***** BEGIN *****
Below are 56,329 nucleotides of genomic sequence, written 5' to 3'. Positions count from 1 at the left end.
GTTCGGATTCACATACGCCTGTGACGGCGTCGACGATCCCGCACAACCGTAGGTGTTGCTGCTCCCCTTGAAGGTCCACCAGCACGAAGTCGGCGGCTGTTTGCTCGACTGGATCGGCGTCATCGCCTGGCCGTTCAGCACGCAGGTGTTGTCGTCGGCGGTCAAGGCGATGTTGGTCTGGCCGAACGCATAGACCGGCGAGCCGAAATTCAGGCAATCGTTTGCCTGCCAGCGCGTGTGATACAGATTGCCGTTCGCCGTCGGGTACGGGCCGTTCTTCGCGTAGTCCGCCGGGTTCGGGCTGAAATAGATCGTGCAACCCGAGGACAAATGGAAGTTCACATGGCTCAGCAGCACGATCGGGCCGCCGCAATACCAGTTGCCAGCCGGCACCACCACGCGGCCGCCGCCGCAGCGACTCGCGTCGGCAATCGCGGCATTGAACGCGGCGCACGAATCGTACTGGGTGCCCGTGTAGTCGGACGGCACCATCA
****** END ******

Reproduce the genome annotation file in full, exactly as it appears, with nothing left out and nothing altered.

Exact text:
Below are 56,329 nucleotides of genomic sequence, written 5' to 3'. Positions count from 1 at the left end.
GTTCGGATTCACATACGCCTGTGACGGCGTCGACGATCCCGCACAACCGTAGGTGTTGCTGCTCCCCTTGAAGGTCCACCAGCACGAAGTCGGCGGCTGTTTGCTCGACTGGATCGGCGTCATCGCCTGGCCGTTCAGCACGCAGGTGTTGTCGTCGGCGGTCAAGGCGATGTTGGTCTGGCCGAACGCATAGACCGGCGAGCCGAAATTCAGGCAATCGTTTGCCTGCCAGCGCGTGTGATACAGATTGCCGTTCGCCGTCGGGTACGGGCCGTTCTTCGCGTAGTCCGCCGGGTTCGGGCTGAAATAGATCGTGCAACCCGAGGACAAATGGAAGTTCACATGGCTCAGCAGCACGATCGGGCCGCCGCAATACCAGTTGCCAGCCGGCACCACCACGCGGCCGCCGCCGCAGCGACTCGCGTCGGCAATCGCGGCATTGAACGCGGCGCACGAATCGTACTGGGTGCCCGTGTAGTCGGACGGCACCATCA